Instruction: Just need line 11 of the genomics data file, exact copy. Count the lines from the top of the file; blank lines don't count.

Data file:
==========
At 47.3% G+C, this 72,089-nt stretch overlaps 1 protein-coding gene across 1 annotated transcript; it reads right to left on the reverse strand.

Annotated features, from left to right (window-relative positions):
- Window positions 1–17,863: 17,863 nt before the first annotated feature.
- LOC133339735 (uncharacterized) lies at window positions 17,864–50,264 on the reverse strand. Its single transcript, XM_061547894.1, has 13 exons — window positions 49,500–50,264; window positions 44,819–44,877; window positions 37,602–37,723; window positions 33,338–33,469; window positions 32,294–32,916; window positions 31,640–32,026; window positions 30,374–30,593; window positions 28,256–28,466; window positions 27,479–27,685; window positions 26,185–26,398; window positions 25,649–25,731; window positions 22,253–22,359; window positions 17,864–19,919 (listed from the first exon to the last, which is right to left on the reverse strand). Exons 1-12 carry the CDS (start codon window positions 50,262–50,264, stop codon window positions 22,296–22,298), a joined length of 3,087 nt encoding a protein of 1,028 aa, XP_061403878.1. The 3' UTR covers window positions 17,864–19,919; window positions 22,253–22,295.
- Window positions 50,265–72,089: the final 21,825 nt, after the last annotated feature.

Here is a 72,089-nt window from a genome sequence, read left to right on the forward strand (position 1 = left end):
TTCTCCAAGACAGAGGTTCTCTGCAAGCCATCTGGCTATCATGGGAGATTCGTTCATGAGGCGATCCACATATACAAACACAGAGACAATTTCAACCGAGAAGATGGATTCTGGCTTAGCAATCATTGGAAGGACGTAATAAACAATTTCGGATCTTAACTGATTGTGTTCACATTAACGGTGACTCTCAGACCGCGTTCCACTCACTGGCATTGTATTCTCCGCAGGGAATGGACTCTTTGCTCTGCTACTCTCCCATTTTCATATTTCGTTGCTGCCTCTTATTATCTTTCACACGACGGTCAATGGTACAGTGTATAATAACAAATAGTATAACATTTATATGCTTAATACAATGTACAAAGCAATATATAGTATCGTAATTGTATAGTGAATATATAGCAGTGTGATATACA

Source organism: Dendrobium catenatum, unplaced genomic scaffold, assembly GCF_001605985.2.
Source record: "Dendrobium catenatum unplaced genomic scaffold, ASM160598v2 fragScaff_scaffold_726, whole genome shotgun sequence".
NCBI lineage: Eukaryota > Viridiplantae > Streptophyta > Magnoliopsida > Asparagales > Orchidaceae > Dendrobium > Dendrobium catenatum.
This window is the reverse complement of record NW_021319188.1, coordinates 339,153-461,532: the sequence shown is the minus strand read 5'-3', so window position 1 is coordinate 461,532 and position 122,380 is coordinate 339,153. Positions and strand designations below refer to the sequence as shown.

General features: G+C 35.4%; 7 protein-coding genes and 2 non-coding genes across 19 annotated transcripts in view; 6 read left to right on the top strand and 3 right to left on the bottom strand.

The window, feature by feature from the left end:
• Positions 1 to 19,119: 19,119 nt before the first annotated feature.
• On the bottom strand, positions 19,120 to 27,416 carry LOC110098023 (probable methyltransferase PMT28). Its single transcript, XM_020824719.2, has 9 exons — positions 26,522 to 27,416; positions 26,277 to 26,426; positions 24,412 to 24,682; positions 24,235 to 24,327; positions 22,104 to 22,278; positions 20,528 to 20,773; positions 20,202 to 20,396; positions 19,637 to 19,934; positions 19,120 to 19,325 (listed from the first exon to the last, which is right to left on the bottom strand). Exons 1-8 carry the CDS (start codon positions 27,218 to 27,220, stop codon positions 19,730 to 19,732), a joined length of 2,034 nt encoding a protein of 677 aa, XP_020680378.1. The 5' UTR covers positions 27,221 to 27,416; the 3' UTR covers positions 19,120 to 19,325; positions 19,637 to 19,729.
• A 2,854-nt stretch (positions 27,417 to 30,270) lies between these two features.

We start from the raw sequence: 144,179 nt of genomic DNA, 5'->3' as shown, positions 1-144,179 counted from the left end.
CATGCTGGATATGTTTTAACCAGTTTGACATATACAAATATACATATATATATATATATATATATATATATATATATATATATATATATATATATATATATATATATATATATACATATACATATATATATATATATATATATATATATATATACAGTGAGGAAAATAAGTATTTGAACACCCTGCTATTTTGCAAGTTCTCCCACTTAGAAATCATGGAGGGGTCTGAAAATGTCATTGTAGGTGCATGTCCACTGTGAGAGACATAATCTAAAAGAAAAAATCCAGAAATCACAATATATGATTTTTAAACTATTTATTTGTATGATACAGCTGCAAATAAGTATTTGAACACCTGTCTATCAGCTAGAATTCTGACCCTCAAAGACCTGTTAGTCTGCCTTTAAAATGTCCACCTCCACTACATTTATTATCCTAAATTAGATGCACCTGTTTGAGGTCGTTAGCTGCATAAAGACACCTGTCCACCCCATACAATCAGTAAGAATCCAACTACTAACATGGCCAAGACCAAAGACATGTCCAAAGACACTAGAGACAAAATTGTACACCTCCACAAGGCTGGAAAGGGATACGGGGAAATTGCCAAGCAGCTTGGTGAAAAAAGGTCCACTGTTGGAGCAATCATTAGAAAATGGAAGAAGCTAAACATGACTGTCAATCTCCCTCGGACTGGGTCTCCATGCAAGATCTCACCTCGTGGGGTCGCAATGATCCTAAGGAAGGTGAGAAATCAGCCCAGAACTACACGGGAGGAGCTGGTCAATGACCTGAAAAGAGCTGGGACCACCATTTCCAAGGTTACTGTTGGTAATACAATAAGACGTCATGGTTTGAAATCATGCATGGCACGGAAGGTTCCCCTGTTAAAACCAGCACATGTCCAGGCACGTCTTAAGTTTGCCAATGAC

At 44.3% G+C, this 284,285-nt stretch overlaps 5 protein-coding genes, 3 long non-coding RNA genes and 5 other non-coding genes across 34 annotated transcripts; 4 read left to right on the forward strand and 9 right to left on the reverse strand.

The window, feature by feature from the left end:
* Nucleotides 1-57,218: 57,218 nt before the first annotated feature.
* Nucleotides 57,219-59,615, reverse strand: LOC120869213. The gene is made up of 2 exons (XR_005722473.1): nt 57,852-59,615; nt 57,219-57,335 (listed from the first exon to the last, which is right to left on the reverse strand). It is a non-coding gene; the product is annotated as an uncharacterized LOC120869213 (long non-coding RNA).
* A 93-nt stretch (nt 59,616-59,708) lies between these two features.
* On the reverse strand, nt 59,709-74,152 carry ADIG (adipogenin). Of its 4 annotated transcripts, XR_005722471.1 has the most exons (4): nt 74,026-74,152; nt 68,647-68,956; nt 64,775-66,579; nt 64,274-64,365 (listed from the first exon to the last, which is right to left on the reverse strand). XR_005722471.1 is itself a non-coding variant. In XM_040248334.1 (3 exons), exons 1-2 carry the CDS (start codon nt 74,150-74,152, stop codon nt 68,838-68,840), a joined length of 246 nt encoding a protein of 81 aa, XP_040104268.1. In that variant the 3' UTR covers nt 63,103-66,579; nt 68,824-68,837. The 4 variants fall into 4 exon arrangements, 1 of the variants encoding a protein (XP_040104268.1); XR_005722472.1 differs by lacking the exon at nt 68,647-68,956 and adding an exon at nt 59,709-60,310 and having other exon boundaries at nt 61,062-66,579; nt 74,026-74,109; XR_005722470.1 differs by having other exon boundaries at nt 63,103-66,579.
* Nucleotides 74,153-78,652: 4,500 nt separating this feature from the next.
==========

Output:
This window is the reverse complement of record NW_021319188.1, coordinates 339,153-461,532: the sequence shown is the minus strand read 5'-3', so window position 1 is coordinate 461,532 and position 122,380 is coordinate 339,153. Positions and strand designations below refer to the sequence as shown.